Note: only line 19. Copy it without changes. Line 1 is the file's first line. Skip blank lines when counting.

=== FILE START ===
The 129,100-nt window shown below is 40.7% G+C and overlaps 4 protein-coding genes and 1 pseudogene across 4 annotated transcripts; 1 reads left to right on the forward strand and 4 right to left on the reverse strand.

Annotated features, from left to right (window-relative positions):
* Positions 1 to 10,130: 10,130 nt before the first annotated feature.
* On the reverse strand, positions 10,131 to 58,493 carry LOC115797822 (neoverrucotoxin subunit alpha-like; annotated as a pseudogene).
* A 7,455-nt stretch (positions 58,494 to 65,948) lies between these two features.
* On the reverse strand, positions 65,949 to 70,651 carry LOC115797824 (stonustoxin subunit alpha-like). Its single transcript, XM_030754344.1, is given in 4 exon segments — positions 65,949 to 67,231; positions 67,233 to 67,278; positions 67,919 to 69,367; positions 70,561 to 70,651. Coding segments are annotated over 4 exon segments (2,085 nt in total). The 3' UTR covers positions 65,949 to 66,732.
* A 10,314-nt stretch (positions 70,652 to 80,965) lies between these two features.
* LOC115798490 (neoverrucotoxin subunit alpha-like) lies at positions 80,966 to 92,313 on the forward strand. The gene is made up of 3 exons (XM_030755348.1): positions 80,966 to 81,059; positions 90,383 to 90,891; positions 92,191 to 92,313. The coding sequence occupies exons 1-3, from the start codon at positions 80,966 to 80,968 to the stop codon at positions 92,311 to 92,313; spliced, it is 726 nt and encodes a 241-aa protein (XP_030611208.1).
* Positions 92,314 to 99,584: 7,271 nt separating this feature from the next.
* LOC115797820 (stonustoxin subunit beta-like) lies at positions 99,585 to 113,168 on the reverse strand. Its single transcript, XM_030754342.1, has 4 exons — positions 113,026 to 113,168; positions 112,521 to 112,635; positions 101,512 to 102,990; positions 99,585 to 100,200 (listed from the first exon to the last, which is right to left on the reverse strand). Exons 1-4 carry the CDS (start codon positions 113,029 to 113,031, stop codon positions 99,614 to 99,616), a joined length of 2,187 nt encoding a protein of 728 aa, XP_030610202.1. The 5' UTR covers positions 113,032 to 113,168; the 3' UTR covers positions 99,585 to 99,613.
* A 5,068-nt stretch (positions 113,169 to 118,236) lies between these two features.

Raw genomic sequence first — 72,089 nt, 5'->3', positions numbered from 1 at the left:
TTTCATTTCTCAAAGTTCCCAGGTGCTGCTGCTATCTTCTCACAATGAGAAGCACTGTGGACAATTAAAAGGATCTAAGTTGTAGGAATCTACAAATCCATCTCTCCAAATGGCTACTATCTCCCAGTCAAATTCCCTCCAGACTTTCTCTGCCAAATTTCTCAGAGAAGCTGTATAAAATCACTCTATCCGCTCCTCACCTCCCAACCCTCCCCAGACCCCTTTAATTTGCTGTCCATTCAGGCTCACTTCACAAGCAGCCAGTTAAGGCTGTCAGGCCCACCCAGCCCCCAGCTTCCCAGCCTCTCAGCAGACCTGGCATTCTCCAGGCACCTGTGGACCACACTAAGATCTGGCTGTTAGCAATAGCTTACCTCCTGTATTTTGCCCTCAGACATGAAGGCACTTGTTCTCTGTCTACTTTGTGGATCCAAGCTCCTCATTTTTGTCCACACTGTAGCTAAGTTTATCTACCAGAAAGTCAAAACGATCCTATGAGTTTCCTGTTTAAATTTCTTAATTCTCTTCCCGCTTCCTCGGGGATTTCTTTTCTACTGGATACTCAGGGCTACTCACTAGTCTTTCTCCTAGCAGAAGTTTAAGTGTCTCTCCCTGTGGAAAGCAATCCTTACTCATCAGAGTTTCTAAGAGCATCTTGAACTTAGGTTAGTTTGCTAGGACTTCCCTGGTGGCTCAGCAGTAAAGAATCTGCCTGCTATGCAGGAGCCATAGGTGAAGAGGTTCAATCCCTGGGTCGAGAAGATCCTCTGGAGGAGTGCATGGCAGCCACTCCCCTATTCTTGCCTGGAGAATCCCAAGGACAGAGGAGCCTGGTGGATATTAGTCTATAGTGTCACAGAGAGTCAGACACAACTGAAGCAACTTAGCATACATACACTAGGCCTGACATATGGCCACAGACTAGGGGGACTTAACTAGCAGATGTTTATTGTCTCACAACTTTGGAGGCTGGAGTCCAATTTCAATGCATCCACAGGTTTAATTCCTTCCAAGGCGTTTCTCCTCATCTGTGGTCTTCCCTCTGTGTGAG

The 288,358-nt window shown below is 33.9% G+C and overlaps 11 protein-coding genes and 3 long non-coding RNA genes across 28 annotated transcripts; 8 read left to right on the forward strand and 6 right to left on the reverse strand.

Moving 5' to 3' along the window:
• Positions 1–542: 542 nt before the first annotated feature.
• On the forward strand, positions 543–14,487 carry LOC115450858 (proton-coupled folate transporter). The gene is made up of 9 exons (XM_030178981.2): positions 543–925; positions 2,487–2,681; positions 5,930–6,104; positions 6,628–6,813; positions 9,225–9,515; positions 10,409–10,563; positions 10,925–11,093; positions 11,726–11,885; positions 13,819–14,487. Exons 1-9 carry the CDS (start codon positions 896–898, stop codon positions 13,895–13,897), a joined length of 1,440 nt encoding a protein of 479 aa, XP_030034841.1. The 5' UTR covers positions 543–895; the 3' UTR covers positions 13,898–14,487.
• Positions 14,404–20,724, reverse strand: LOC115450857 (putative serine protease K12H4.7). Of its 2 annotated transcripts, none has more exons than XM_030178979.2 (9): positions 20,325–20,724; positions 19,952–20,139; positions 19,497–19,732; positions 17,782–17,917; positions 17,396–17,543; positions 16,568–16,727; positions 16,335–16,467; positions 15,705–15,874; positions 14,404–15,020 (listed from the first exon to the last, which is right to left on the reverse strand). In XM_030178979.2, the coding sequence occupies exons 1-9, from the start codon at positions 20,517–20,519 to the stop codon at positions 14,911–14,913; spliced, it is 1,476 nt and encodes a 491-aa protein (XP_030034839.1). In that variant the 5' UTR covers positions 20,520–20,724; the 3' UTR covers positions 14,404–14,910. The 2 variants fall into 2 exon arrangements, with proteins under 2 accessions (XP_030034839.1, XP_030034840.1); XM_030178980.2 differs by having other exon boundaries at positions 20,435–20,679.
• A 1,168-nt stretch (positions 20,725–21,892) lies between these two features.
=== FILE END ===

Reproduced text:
• A 1,168-nt stretch (positions 20,725–21,892) lies between these two features.